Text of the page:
Integrated Marketing

Integrated Marketing from Concept to Measurement

Integrated marketing requires that businesses align their marketing processes in a way that continuously improves the customer experience. Understanding the how your processes feed into each other as part of an overall plan is a crucial first step. Successfully integrating these processes along with establishing KPIs ties together the goals of each department into a single unified strategy to enable supporting larger goals.

Creating Order Out of Chaos

The growing complexity in marketing makes it crucial that companies document, define and automate their marketing processes. In order to be effective, processes within the following categories, which overlap to some extent, must be defined and integrated:

  • The executional process is often referred to as campaign management. This is the communication arm of marketing, and often deals with both outbound and inbound marketing as well as analyzing leads and customer value.
  • The operations of a marketing department include budgeting and resource allocation. Processes include marketing performance measurement, campaign planning, strategic planning, marketing systems and data capture.
  • Analytical processes are used to create predictive models and to analyze the data gathered to measure the results of a marketing program.

While implementing a marketing automation solution can more than double the output that a marketing team can produce, one must do her homework before implementation.  The success of marketing automation implementation does not primarily depend on the selected software, and it is not only about automation. Cross-functional coordination must be formalized by integrating the processes above and setting KPIs that focus teams on achieving corporate goals.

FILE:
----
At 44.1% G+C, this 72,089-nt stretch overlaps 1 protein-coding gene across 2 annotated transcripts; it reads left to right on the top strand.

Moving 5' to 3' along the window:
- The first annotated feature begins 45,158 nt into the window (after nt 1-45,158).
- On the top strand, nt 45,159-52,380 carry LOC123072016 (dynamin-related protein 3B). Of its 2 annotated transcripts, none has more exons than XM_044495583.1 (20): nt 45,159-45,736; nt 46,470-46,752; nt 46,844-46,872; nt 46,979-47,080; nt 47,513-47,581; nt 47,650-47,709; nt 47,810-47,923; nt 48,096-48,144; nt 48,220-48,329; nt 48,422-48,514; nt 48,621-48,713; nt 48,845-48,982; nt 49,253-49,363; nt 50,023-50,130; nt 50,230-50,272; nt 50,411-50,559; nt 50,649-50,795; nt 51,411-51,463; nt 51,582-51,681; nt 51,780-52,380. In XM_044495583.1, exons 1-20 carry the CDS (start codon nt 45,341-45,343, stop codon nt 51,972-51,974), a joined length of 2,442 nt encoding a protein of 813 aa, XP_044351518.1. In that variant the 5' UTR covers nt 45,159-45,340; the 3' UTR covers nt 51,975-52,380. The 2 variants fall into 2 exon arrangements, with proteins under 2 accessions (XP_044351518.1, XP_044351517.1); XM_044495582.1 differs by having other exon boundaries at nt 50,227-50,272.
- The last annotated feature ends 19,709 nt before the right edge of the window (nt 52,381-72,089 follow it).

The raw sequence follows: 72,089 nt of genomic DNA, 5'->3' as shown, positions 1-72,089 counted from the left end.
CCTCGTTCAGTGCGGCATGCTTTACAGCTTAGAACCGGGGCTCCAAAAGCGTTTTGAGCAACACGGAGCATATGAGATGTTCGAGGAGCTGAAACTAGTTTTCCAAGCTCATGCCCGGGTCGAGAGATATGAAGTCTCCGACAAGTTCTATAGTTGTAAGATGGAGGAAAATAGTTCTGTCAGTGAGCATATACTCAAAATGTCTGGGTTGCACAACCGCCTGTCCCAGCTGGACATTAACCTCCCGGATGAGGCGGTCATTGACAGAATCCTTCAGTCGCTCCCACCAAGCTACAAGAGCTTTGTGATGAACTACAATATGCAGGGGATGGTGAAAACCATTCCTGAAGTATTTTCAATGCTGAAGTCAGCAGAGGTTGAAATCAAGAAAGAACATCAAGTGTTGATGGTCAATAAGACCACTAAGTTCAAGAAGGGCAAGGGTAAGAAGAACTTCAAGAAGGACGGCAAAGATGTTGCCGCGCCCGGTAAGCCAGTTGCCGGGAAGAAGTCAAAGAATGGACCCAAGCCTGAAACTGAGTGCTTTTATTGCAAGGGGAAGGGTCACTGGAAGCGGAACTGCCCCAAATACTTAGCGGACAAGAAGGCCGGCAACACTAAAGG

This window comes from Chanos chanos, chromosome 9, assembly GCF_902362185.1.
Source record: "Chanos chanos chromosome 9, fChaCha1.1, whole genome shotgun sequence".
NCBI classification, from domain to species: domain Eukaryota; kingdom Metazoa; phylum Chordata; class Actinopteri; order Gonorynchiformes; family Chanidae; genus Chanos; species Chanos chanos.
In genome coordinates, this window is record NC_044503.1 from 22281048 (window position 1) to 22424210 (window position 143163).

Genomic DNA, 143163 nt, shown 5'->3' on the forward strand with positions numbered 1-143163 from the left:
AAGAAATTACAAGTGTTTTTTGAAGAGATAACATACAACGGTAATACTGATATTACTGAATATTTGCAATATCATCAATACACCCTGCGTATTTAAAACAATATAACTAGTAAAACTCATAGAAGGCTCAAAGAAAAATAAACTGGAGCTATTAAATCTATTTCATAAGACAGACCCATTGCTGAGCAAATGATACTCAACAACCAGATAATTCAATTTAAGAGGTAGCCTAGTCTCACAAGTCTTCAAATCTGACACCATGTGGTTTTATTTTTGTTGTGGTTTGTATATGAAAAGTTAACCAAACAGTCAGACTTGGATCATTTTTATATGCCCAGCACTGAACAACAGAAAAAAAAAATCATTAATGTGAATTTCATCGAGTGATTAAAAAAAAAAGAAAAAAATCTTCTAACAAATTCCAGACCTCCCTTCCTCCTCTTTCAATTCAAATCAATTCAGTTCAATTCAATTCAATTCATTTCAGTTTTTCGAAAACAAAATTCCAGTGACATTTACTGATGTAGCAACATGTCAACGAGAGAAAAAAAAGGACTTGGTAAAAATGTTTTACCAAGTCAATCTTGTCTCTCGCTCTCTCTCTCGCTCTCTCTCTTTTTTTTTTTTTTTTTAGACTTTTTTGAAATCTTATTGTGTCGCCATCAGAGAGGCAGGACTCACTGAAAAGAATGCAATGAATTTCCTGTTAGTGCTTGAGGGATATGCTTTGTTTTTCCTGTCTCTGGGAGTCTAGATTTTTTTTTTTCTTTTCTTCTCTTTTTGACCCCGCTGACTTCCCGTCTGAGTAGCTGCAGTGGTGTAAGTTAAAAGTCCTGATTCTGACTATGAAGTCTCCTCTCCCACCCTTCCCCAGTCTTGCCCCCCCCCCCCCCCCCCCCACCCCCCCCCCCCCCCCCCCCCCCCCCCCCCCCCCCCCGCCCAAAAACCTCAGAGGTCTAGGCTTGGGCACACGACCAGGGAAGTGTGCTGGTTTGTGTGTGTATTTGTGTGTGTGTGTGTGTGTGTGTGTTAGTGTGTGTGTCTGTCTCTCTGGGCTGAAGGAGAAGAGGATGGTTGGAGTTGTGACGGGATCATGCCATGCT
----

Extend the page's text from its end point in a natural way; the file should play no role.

Process Alignment to Create True Integrated Marketing

Integrated marketing aligns campaign management, marketing operations and analytical processes to create a closed-loop around the customer. Closed-loop processes should focus on improving the customer experience in ways that will increase satisfaction (thus loyalty), drive revenue for the company and reduce marketing costs. Once you align your processes to create a closed-loop around your customer, you can realize true integrated marketing by following a few simple steps:

  • Conceptualize. Set objectives and brainstorm ideas, keeping an overall focus so that everything aligns. Analytical and operational factors carry more weight at this point, while executional processes focus on understanding the target segment and the needs of the customer.
  • Create a plan. Use analytics to understand your audience and competition and to optimize your marketing campaigns. Ensure that you address all three process categories in mind as you plan.
  • Budget. Create a budget and allocate it among the various marketing programs that have been prioritized. There is no hard and fast rule for setting your marketing budget, which should be set on a based on a number of factors.  I have seen budgets in as little as 1% to as much as 35% of projected revenue.
  • Campaign creation. Define and create the marketing campaigns that you have prioritized based on improving customer satisfaction.
  • Test the waters. Test messaging, target segments and creative and make changes as needed. Always test, even if you think something is a no brainer.  Human behavior is difficult to predict.  I have been surprised many times by test results of both “horrible” and “great” ideas.
  • Launch full programs. Put your marketing strategies into full gear.
  • Analysis. Measure the success of the various parts of your campaign and analyze the results.
  • Closure. Use the information from your results to develop the next marketing strategy.

Integrated marketing is powerful and effective. Each time a customer or prospect views your message and interacts with your company, it is reinforced in their minds, building greater awareness and trust over time. It is also a better and more efficient use of your marketing resources.

Photo credit: birgerking / Foter / CC BY

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